Barclay’s Bank assesses Fed’s credibility at less than zero

In a second warning from a major bank, Barclays “warn[ed] that the US Federal Reserve has allowed the inflation genie out of the bottle and let its credibility fall ‘below zero’.” This warning apparently focuses entirely on inflation prospects, and ignores other risks. According to the article, Barclays believes “that US headline inflation would hit 5.5pc by August and the Fed will have to raise interest rates six times by the end of next year to prevent a wage-spiral. If it hesitates, the bond markets will take matters into their own hands.”

The trouble is that raising interest rates could severely inhibit economic activity; this is why the Fed held interest rates steady this week. This apparently does not matter to Barclays. Tim Bond, the bank’s chief equity strategist, wrote, “This is the first test for central banks in 30 years and they have fluffed it. They have zero credibility, and the Fed is negative if that’s possible. It has lost all credibility.”

Inflation typically occurs when spending is out of control; classically, too many dollars chasing too few goods; moreover, we might attribute the lack of supply to low productivity. In a situation where supply and demand would regulate interest rates, out of control borrowing–as with the U.S. government’s spending on its military–should push interest rates sky high, to restrain spending. Yet even the pro-capitalist Economist acknowledges a need for spending on a neglected infrastructure; this article points to the levee breaches in New Orleans following Hurricane Katrina, the Minnesota bridge collapse, the recent levee breaches and flooding this year, while we face drought here in the west, and a growing population overall as examples of problems that need remedying. According to the Economist:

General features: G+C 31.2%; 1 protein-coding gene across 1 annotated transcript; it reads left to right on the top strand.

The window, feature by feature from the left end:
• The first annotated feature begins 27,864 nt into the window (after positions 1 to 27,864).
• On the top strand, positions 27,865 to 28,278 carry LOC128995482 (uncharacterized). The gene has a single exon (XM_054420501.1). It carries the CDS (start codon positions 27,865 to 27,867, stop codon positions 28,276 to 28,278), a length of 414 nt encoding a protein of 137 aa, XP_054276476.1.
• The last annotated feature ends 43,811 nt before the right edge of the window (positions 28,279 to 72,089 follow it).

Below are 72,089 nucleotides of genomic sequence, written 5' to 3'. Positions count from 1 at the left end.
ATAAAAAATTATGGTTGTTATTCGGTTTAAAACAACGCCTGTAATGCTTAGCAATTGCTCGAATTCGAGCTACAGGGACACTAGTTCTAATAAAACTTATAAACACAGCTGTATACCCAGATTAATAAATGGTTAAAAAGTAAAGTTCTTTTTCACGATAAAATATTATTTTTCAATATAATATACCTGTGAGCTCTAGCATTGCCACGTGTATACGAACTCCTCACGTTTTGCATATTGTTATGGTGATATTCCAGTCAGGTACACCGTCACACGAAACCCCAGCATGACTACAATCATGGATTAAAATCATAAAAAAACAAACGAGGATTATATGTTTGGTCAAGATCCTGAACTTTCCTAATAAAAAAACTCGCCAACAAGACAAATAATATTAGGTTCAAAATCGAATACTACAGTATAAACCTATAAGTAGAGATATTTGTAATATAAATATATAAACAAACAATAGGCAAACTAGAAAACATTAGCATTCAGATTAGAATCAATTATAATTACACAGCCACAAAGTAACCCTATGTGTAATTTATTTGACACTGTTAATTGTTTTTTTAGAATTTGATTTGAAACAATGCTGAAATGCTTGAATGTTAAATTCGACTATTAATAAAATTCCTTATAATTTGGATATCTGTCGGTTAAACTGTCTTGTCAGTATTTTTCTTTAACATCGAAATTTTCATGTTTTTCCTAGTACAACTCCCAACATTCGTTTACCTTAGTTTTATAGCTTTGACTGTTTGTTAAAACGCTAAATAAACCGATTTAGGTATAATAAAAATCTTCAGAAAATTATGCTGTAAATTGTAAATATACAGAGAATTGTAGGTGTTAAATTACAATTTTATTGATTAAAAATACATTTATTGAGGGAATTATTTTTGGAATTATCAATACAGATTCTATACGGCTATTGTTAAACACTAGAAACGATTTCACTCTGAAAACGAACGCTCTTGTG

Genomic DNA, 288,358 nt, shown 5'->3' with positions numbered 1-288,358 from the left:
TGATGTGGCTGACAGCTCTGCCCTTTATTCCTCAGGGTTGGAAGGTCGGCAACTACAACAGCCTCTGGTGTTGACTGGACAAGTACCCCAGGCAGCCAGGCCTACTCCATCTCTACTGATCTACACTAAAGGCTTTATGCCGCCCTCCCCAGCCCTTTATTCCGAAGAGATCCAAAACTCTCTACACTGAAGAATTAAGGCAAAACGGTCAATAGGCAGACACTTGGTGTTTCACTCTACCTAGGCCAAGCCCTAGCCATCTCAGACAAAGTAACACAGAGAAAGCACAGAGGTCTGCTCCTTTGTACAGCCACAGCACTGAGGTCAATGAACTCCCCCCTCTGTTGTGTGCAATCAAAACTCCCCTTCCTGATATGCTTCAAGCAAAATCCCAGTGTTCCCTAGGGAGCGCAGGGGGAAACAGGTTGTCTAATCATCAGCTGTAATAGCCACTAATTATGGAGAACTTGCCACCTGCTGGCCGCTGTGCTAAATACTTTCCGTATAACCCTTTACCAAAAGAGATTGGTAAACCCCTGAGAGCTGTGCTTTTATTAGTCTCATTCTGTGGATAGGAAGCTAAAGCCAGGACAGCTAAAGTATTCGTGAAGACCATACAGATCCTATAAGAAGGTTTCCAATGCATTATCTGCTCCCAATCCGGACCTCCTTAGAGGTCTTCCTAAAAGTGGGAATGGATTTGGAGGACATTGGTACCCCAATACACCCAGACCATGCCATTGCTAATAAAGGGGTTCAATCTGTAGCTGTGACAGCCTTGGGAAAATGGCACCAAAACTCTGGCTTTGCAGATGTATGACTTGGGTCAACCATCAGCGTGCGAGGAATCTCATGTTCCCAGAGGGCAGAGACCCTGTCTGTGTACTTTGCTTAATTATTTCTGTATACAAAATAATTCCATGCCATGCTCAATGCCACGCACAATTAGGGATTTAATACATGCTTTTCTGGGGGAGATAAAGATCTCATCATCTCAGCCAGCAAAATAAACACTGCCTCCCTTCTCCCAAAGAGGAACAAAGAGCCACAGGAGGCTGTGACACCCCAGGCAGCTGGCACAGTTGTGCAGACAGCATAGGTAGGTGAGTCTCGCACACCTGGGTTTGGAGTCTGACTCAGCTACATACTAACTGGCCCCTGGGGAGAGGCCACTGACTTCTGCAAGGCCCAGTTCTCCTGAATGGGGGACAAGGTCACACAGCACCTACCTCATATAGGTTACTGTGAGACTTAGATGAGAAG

In 2005 the American Society of Civil Engineers estimated that $1.6 trillion was needed over five years to bring just the existing infrastructure into good repair. This does not account for future needs. By 2020 freight volumes are projected to be 70% greater than in 1998. By 2050 America’s population is expected to reach 420m, 50% more than in 2000. Much of this growth will take place in metropolitan areas, where the infrastructure is already run down.

If America does not act, says Robert Yaro of the Regional Plan Association (RPA), a body that plans for the New York-New Jersey-Connecticut region, it will have the infrastructure of a third-world country within a few decades. Economic growth will be constricted, and the quality of life will be diminished.

If consequences of the United States’ foreign policy came home to roost on September 11, 2001, the costs of empire close for a kill. By some measures, the U.S. spends more than the entire rest of the world on its military. This money does not exist, except as debt. Further, the spending and the policies, instead of securing U.S. access to oil, have further jeopardized it, adding to inflationary pressures as the cost of transportation adds to the cost of everything else, so much so that jobs may return to the U.S.

“It’s not just about labor costs anymore,” says [economist Jeff] Rubin. “Distance costs money, and when you have to shift iron ore from Brazil to China and then ship it back to Pittsburgh, Pittsburgh is looking pretty good at 40 bucks an hour.”

But when Barclays worries about inflation, the bank partly worries about “a wage-spiral.” I can’t say I know how this plays out. But contradictions are apparent.

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